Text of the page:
Rosalyn Tureck Dies at 88

Rosalyn Tureck, a leading performer of Bach on the piano, harpsichord and clavichord, has died. She made her Carnegie Hall debut performing on the theremin, the electronic instrument invented by Leon Theremin, with whom she had studied.

Rosalyn Tureck, the “High Priestess of Bach,” Is Dead at 88

andante – 18 July 2003

Rosalyn Tureck, a leading performer of Bach on the piano, harpsichord and clavichord, has died, WQXR radio in New York City reports. She was 88.

According to writer Teri Noel Towe, a friend, Tureck died on Thursday evening in the Riverdale section of the Bronx, New York.

Tureck was born in Chicago, where she made her solo recital debut at age 9. One of her piano teachers was Sophia Brilliant-Liven, a student of Anton Rubenstein, to whom Tureck traced her technique. She attended the Juilliard School, where she studied with Olga Samaroff; during her tenure there she made her Carnegie Hall debut performing on the theremin, the electronic instrument invented by Leon Theremin, with whom she had studied.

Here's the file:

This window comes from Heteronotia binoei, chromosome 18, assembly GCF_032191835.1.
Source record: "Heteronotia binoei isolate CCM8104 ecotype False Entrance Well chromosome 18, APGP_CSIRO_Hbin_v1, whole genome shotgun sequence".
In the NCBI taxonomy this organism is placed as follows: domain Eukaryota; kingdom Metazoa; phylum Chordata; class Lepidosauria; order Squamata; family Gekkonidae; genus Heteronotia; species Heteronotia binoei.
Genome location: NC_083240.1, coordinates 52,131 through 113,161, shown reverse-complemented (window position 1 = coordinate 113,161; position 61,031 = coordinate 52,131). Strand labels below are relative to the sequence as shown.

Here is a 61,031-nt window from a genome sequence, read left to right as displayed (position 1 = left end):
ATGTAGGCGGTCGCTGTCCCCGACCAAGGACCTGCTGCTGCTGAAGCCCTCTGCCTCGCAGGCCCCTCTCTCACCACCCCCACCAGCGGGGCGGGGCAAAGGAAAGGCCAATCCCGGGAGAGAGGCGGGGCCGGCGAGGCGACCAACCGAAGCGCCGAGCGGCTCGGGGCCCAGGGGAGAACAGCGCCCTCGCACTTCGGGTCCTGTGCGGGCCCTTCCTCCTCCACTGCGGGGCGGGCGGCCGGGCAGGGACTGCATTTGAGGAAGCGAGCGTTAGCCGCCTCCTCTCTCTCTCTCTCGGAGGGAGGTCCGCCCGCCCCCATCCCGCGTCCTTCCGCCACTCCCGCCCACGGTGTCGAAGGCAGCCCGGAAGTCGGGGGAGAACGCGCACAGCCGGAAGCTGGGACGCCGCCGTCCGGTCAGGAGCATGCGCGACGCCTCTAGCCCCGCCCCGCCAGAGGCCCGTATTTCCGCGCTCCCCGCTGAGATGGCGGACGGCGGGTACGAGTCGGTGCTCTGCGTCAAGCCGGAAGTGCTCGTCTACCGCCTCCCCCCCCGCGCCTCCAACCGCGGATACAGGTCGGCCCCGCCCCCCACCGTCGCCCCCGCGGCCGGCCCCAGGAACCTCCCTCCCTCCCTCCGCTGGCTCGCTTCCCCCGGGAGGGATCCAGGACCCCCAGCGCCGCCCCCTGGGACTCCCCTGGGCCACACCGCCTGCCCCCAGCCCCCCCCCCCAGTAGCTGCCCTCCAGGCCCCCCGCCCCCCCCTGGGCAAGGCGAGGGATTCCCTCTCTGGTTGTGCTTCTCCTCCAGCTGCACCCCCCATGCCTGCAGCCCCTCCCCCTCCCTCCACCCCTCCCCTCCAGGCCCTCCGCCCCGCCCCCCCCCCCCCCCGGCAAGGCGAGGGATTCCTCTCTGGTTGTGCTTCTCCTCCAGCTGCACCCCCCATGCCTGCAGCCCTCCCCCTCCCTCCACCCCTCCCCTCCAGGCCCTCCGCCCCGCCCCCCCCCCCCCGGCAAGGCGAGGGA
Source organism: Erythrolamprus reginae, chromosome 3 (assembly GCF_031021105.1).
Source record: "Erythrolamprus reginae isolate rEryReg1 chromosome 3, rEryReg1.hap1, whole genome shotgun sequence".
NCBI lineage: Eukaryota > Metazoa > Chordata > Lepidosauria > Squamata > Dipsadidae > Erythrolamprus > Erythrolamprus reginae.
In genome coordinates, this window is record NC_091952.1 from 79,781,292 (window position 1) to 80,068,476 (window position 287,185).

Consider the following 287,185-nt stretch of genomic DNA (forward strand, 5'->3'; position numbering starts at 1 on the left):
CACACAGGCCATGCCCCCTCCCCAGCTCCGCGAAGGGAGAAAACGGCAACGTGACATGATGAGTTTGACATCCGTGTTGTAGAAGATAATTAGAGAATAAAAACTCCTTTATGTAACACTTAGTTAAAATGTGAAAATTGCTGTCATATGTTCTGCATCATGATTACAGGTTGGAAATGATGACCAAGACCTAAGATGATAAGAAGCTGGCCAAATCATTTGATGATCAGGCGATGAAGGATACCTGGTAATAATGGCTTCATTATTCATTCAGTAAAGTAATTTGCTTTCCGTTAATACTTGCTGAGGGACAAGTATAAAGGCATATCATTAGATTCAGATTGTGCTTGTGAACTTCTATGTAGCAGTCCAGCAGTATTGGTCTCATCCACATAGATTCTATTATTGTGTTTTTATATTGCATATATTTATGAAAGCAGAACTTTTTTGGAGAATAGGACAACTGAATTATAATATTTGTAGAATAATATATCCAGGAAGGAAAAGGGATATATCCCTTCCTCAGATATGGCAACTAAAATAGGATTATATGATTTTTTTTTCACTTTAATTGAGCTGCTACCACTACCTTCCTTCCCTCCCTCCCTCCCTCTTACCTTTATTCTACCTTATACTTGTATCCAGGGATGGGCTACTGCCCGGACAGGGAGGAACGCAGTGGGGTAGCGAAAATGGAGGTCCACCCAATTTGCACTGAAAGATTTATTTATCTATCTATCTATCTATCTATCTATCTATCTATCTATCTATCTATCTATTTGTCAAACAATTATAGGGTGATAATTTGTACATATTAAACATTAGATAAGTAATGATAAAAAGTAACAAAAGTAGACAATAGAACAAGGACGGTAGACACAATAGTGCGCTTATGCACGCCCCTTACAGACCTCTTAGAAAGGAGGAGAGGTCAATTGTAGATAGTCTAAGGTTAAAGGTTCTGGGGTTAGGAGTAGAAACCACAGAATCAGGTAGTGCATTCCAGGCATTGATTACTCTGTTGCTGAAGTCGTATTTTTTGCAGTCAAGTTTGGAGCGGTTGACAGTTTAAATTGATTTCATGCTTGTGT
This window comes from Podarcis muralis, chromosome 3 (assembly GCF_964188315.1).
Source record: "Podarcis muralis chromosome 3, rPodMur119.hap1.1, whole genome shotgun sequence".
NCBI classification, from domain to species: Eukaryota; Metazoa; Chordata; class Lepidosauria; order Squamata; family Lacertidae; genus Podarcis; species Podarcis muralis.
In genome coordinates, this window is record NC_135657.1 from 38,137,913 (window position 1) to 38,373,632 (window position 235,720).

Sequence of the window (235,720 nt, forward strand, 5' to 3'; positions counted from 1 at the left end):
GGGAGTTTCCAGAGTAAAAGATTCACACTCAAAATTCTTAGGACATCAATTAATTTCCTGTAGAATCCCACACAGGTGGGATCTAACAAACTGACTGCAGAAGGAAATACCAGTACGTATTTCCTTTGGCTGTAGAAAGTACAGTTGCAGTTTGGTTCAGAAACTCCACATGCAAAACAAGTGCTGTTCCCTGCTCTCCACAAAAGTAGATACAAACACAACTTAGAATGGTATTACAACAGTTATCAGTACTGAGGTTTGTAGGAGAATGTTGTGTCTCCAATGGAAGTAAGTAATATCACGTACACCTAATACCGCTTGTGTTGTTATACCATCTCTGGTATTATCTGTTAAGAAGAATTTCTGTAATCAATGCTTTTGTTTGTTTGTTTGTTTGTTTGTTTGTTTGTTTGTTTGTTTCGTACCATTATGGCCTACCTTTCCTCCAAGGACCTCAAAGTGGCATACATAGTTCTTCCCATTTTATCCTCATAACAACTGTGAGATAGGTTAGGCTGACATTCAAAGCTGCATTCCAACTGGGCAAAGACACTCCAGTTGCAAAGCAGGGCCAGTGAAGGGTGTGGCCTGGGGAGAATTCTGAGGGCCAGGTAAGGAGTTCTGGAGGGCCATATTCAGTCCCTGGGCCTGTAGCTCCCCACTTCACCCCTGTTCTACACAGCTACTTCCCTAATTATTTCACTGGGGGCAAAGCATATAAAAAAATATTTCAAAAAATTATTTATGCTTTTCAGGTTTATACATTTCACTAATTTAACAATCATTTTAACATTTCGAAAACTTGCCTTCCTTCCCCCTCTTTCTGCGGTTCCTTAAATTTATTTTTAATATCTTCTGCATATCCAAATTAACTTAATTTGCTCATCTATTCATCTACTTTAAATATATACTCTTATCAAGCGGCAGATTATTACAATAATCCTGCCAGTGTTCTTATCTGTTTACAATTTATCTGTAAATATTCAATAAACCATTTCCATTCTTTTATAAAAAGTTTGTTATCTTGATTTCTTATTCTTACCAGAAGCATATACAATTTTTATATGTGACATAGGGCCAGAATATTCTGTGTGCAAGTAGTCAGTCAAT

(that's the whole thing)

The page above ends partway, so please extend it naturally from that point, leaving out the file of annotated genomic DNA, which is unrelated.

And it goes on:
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Rosalyn Tureck, Pianist Specializing in Bach, Dies at 88

By ALLAN KOZINN, The New York Times – 19 July 2003

Rosalyn Tureck, a pianist and harpsichordist who played an important part in the revival of interest in the music of Johann Sebastian Bach, and who devoted more than six decades to performing, researching, teaching and writing about his works, died on Thursday at her home in Riverdale, the Bronx. She was 88.

Ms. Tureck, born in Chicago, spent many years living in London, where she acquired a regal bearing and the hint of an upper-crust British accent. She was as comfortable in literary and scientific circles as in musical ones, and was ahead of her time in arguing for a view of Bach, and of music-making, that drew on scholarship, yet was entirely nondogmatic and even fairly freewheeling.

She could argue, for example, that it was crucial to understand Bach not as a modern thinker, or as the beginning of music as we know it today, but as the peak of musical development from medieval times through the Protestant Reformation. In the same discussion, though, she could speak enthusiastically about performances of Bach on electronic instruments.

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